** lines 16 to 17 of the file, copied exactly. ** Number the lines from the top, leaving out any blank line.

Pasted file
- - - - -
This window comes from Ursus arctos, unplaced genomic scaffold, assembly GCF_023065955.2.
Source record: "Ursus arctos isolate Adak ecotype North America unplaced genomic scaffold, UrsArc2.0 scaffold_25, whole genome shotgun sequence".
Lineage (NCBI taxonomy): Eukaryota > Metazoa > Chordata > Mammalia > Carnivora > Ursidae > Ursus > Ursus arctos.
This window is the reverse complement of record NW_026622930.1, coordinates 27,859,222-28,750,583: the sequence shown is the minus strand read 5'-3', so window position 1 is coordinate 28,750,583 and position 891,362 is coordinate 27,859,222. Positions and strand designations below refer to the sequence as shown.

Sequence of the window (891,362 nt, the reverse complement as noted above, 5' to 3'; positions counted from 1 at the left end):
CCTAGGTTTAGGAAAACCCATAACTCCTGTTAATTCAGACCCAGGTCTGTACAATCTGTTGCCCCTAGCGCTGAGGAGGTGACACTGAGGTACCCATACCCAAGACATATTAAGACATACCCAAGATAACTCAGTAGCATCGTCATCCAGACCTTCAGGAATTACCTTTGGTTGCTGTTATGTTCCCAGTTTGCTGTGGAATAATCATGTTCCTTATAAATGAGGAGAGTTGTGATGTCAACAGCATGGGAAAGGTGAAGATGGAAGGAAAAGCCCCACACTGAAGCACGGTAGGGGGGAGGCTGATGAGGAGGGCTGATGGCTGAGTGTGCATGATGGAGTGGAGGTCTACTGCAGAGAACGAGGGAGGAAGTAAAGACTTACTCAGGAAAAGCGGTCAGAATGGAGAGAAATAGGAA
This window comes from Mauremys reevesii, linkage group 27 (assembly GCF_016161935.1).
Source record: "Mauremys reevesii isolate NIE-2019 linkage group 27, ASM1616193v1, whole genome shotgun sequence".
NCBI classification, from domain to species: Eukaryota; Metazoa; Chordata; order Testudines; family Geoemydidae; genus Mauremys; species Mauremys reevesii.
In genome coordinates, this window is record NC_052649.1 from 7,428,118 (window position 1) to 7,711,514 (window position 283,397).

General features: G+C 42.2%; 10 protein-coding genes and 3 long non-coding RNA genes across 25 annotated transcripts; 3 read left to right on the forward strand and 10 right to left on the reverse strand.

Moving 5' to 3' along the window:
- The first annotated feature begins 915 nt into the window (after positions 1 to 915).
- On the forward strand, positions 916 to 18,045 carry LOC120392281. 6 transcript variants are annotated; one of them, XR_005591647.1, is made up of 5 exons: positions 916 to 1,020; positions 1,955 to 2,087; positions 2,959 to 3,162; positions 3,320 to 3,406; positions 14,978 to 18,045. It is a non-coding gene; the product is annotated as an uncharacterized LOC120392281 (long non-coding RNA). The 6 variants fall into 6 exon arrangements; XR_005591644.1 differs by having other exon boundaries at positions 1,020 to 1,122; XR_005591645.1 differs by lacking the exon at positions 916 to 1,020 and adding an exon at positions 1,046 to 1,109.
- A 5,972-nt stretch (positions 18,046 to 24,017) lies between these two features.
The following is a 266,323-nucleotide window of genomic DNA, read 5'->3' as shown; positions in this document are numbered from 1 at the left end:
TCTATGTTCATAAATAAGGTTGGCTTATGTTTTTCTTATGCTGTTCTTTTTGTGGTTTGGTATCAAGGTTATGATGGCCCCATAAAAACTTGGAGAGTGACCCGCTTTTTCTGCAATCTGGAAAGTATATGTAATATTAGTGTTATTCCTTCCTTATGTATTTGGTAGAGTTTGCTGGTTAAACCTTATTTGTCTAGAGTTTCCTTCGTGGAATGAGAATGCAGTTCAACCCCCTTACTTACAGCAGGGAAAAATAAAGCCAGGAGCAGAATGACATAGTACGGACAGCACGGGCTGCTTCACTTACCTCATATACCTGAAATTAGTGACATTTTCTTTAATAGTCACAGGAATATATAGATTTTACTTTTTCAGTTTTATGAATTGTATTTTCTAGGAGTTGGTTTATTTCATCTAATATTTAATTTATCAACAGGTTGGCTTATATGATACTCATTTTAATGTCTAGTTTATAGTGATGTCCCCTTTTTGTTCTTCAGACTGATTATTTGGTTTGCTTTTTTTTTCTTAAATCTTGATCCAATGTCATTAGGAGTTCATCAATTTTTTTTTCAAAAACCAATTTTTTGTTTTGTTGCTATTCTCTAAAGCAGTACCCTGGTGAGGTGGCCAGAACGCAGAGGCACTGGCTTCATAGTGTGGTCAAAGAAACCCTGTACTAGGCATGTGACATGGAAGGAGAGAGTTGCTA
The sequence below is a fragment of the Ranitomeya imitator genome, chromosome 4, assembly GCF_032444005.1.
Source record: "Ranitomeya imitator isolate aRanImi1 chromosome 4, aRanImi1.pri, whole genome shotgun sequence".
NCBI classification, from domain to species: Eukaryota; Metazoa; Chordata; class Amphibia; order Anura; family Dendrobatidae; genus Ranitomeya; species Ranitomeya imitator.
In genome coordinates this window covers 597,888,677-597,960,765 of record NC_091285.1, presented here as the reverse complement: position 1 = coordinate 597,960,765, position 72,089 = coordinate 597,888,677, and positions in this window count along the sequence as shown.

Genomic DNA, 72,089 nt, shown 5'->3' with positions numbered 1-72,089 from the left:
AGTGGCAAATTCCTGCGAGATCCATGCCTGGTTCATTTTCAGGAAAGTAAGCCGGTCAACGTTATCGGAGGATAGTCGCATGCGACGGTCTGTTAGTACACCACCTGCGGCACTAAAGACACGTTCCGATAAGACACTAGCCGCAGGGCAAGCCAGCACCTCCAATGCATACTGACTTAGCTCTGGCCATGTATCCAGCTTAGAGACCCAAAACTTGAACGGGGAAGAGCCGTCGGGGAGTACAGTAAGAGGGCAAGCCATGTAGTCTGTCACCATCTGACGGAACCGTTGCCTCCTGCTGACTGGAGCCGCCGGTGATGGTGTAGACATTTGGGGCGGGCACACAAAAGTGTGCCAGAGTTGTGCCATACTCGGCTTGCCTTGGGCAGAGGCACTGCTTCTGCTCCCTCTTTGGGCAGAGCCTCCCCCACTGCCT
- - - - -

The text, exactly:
The following is a 266,323-nucleotide window of genomic DNA, read 5'->3' as shown; positions in this document are numbered from 1 at the left end:
TCTATGTTCATAAATAAGGTTGGCTTATGTTTTTCTTATGCTGTTCTTTTTGTGGTTTGGTATCAAGGTTATGATGGCCCCATAAAAACTTGGAGAGTGACCCGCTTTTTCTGCAATCTGGAAAGTATATGTAATATTAGTGTTATTCCTTCCTTATGTATTTGGTAGAGTTTGCTGGTTAAACCTTATTTGTCTAGAGTTTCCTTCGTGGAATGAGAATGCAGTTCAACCCCCTTACTTACAGCAGGGAAAAATAAAGCCAGGAGCAGAATGACATAGTACGGACAGCACGGGCTGCTTCACTTACCTCATATACCTGAAATTAGTGACATTTTCTTTAATAGTCACAGGAATATATAGATTTTACTTTTTCAGTTTTATGAATTGTATTTTCTAGGAGTTGGTTTATTTCATCTAATATTTAATTTATCAACAGGTTGGCTTATATGATACTCATTTTAATGTCTAGTTTATAGTGATGTCCCCTTTTTGTTCTTCAGACTGATTATTTGGTTTGCTTTTTTTTTCTTAAATCTTGATCCAATGTCATTAGGAGTTCATCAATTTTTTTTTCAAAAACCAATTTTTTGTTTTGTTGCTATTCTCTAAAGCAGTACCCTGGTGAGGTGGCCAGAACGCAGAGGCACTGGCTTCATAGTGTGGTCAAAGAAACCCTGTACTAGGCATGTGACATGGAAGGAGAGAGTTGCTA